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Praise for the novels of Naima Simone

“Simone balances crackling, electric love scenes with exquisitely rendered characters.”

—Entertainment Weekly

“Passion, heat and deep emotion—Naima Simone is a gem!”

—New York Times bestselling author Maisey Yates

“Simone never falters in mining the complexity of two...people who grow and heal and eventually love together.”

—New York Times bestselling author Sarah MacLean

“Simone is always a good bet.”

—All About Romance

“I am a huge Naima Simone fan. With her stories, she has the ability to transport you to places you can only dream of, with characters who have a realness to them.”

—Read Your Writes

“[Naima Simone] excels at creating drama and emotional scenes as well as strong heroines who are resilient survivors.”

—Harlequin Junkie

Also by Naima Simone

The Billionaire’s Bargain

Black Tie Billionaire

Blame It on the Billionaire

Vows in Name Only

Trust Fund Fiancé

Ruthless Pride

Back in the Texan’s Bed

Look for Naima Simone’s next novel available soon from HQN.

For additional books by Naima Simone, visit her website, naimasimone.com.

Naima Simone

The Road to Rose Bend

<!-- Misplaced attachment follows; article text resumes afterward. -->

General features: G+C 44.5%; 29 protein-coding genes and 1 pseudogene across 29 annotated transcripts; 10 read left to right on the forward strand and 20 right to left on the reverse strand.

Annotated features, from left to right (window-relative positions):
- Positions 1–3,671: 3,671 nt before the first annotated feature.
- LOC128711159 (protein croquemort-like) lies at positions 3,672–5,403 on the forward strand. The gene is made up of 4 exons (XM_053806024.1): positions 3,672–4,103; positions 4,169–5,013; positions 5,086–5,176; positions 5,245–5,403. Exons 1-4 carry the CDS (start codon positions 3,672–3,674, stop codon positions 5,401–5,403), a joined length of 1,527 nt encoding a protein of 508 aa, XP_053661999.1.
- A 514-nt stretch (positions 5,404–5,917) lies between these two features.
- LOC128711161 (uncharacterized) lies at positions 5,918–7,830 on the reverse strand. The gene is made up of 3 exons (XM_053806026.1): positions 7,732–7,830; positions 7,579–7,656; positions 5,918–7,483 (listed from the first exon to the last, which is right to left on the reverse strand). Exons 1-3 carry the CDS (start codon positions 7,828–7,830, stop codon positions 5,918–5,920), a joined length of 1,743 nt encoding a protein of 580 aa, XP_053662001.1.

Table of Contents

The Road to Rose Bend

Slow Dance at Rose Bend

Excerpt from The Last Little Secret by Zuri Day

To Gary. 143.

To the real “Moe” and “Eva,” Lucille “Moe” Alston and Eva Lee Butts. You taught me kindness, selflessness, sacrifice, generosity, how to cheat at cards and how to creatively use, uh, agitated adjectives. You both showed me what it was to live life loud and full of laughter. You encouraged me to dream big and supported me every step of the way, whether it was going to college, traveling to another country for the first time or writing a book. You were—still are—the matriarchs who exemplified pride, courage and beauty in grace. I couldn’t have asked for better examples of womanhood and dignity. Most important, you loved me. God, how you loved me. I will miss you both for the rest of my life.

The Road to Rose Bend


Chapter One

Chapter Two

Chapter Three

Chapter Four

Chapter Five

Chapter Six

Chapter Seven

Chapter Eight

Chapter Nine

Chapter Ten

Chapter Eleven

Chapter Twelve

Chapter Thirteen

Chapter Fourteen

Chapter Fifteen

Chapter Sixteen

Chapter Seventeen

Chapter Eighteen

Chapter Nineteen

Chapter Twenty

Chapter Twenty-One

Chapter Twenty-Two

Chapter Twenty-Three

Dear Reader



THERE’S NO PLACE like home.


Obviously, Dorothy hadn’t gotten out much.

Sydney Collins stared at the majestic Monument Mountain and Mount Everett, the breathtaking sentinels that soared above the picturesque town of Rose Bend, Massachusetts. Dorothy’s bewildering need to return to boring, sepia-toned Kansas couldn’t be found among the trees that covered their peaks, though.

Sydney could still remember sitting in the living room and watching The Wizard of Oz for the first time when she’d been seven years old. While her parents and her sister, Carlin, had been rooting for Dorothy to click those ruby heels and make it back home, Sydney had jumped to her feet and yelled, “Are you crazy, Dorothy? Keep your ass in Oz!”